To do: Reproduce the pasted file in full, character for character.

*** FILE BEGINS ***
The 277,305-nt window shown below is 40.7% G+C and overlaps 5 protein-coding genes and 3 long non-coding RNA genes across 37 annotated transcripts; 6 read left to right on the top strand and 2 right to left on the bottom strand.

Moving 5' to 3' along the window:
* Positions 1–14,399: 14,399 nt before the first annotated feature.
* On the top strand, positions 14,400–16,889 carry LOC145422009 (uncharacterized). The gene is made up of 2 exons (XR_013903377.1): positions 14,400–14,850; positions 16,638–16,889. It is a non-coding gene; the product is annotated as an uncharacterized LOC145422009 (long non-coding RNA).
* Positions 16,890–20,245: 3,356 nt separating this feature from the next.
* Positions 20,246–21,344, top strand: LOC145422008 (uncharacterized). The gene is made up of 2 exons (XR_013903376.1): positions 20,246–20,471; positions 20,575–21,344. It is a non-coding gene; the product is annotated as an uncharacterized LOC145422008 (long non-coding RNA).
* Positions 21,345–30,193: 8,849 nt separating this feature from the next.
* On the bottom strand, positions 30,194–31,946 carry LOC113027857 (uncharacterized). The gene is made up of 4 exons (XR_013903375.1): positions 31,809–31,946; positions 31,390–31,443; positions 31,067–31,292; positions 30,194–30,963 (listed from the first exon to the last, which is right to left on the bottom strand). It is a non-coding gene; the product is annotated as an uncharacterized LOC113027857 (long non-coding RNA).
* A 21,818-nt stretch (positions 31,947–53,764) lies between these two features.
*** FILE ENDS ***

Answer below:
The 277,305-nt window shown below is 40.7% G+C and overlaps 5 protein-coding genes and 3 long non-coding RNA genes across 37 annotated transcripts; 6 read left to right on the top strand and 2 right to left on the bottom strand.

Moving 5' to 3' along the window:
* Positions 1–14,399: 14,399 nt before the first annotated feature.
* On the top strand, positions 14,400–16,889 carry LOC145422009 (uncharacterized). The gene is made up of 2 exons (XR_013903377.1): positions 14,400–14,850; positions 16,638–16,889. It is a non-coding gene; the product is annotated as an uncharacterized LOC145422009 (long non-coding RNA).
* Positions 16,890–20,245: 3,356 nt separating this feature from the next.
* Positions 20,246–21,344, top strand: LOC145422008 (uncharacterized). The gene is made up of 2 exons (XR_013903376.1): positions 20,246–20,471; positions 20,575–21,344. It is a non-coding gene; the product is annotated as an uncharacterized LOC145422008 (long non-coding RNA).
* Positions 21,345–30,193: 8,849 nt separating this feature from the next.
* On the bottom strand, positions 30,194–31,946 carry LOC113027857 (uncharacterized). The gene is made up of 4 exons (XR_013903375.1): positions 31,809–31,946; positions 31,390–31,443; positions 31,067–31,292; positions 30,194–30,963 (listed from the first exon to the last, which is right to left on the bottom strand). It is a non-coding gene; the product is annotated as an uncharacterized LOC113027857 (long non-coding RNA).
* A 21,818-nt stretch (positions 31,947–53,764) lies between these two features.